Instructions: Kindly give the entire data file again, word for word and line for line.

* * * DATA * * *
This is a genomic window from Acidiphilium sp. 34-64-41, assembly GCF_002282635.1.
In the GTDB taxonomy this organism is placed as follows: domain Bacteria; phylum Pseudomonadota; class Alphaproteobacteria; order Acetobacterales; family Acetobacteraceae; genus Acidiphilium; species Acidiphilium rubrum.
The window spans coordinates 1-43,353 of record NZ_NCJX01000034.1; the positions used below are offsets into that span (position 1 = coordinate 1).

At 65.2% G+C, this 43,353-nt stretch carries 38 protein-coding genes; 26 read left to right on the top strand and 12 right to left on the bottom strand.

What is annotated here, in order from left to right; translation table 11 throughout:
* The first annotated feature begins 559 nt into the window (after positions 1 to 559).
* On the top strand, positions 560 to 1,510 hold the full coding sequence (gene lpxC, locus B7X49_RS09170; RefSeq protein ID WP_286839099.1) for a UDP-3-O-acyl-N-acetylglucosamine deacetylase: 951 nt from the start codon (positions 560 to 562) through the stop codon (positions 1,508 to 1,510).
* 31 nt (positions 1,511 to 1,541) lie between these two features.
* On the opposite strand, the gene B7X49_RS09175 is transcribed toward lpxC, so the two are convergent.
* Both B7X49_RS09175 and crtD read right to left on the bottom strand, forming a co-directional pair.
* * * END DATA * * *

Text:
This is a genomic window from Acidiphilium sp. 34-64-41, assembly GCF_002282635.1.
In the GTDB taxonomy this organism is placed as follows: domain Bacteria; phylum Pseudomonadota; class Alphaproteobacteria; order Acetobacterales; family Acetobacteraceae; genus Acidiphilium; species Acidiphilium rubrum.
The window spans coordinates 1-43,353 of record NZ_NCJX01000034.1; the positions used below are offsets into that span (position 1 = coordinate 1).

At 65.2% G+C, this 43,353-nt stretch carries 38 protein-coding genes; 26 read left to right on the top strand and 12 right to left on the bottom strand.

What is annotated here, in order from left to right; translation table 11 throughout:
* The first annotated feature begins 559 nt into the window (after positions 1 to 559).
* On the top strand, positions 560 to 1,510 hold the full coding sequence (gene lpxC, locus B7X49_RS09170; RefSeq protein ID WP_286839099.1) for a UDP-3-O-acyl-N-acetylglucosamine deacetylase: 951 nt from the start codon (positions 560 to 562) through the stop codon (positions 1,508 to 1,510).
* 31 nt (positions 1,511 to 1,541) lie between these two features.
* On the opposite strand, the gene B7X49_RS09175 is transcribed toward lpxC, so the two are convergent.
* Both B7X49_RS09175 and crtD read right to left on the bottom strand, forming a co-directional pair.